Right now, as Ruth Maguire points out, online pimping is legal but the women, who may well have been trafficked, are criminally liable. Equally safe emphasises the importance of exit services to support women to leave prostitution and move on with their lives. Importantly, those women deserve to be treated without fear of judgment or discrimination. Women who have been involved in prostitution experience huge stigma, but the outrage should be directed towards the men who buy sex. It is crucial that the model for Scotland tackles the stigma that is experienced by women, encourages them to come forward and get the help and support that they are entitled to, and does not make the victims of sexual exploitation the people who face criminalisation.

I commend the cross-party group for its inquiry. I thank everyone involved for their work, especially those women—the survivors of sexual exploitation—who are trying to effect change. To date, the Scottish Government’s approach has been good, but we need legislative change. It is time to outlaw online pimping, and I look forward to hearing an update from the minister on the planned reforms.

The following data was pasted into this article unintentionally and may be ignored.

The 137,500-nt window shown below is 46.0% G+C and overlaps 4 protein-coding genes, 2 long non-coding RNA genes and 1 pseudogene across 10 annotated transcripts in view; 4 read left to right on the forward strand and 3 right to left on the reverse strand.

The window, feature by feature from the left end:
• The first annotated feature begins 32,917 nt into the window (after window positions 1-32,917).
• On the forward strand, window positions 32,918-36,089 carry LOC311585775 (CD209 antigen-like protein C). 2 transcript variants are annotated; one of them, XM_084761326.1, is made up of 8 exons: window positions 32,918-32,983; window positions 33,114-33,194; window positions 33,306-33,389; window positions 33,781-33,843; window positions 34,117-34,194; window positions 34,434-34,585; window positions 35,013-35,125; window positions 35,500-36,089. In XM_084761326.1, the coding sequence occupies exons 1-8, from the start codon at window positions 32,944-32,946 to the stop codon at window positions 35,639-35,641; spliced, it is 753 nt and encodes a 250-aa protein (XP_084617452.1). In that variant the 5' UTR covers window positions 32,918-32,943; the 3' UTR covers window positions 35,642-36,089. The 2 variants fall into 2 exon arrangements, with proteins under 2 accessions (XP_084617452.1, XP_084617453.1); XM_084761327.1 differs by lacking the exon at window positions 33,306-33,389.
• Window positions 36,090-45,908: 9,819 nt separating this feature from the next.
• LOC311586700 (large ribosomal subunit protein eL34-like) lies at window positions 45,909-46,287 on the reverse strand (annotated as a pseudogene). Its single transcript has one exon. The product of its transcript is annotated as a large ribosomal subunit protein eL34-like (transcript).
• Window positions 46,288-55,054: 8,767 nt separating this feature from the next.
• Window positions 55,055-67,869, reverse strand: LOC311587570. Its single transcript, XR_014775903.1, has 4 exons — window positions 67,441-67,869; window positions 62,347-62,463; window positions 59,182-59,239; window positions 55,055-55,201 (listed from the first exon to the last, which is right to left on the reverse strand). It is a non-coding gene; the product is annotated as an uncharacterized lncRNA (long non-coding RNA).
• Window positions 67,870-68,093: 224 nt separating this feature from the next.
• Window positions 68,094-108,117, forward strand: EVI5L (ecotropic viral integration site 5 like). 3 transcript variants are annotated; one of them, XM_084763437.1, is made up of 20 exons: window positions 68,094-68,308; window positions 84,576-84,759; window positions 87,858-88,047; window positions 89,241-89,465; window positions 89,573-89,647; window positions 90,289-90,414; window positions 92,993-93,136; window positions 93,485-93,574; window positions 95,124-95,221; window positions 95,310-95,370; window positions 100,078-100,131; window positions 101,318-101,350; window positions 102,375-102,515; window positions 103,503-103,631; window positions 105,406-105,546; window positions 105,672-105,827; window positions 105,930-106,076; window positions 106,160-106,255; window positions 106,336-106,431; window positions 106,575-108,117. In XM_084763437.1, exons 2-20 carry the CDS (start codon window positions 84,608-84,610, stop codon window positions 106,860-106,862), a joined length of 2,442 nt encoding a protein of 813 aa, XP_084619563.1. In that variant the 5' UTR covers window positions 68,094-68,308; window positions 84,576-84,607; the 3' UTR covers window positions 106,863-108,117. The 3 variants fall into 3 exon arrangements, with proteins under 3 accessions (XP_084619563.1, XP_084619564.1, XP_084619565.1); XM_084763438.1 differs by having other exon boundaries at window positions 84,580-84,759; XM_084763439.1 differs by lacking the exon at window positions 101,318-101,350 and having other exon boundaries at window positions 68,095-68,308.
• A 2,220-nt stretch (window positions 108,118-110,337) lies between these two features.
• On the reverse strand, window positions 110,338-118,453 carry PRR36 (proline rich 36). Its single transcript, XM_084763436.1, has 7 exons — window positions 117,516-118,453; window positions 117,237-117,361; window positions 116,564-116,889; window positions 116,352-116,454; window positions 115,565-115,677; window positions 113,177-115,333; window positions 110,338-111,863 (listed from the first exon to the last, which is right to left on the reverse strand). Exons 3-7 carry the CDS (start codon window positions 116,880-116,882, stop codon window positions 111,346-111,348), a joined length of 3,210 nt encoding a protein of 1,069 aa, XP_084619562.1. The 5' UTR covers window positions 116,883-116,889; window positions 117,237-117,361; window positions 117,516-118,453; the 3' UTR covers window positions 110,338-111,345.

I, too, congratulate Ruth Maguire on securing the debate. It is good to see her back in the chamber.

We all know and recognise that prostitution is violence against women. In a country that values equality, men should not be able to buy access to other people’s bodies. That is male violence and an abuse of power, and it has no place in Scotland; yet, today, 1,595 women are on sale in Scotland on Vivastreet and Adultworks.

That is because a sizeable minority of men in Scotland are abusive, which has led to the creation of a lucrative industry. The pimps, traffickers and brothel keepers exploit that market, but, to do so, they need to be able to advertise their victims to sex buyers. The pimps are the same, whether they advertise on the street, own a brothel or operate a website. They facilitate and profit from the prostitution of others. Vivastreet, Adultworks and the rest are simply pimps making money through promoting violence against women and exploiting people to feed an appalling trade.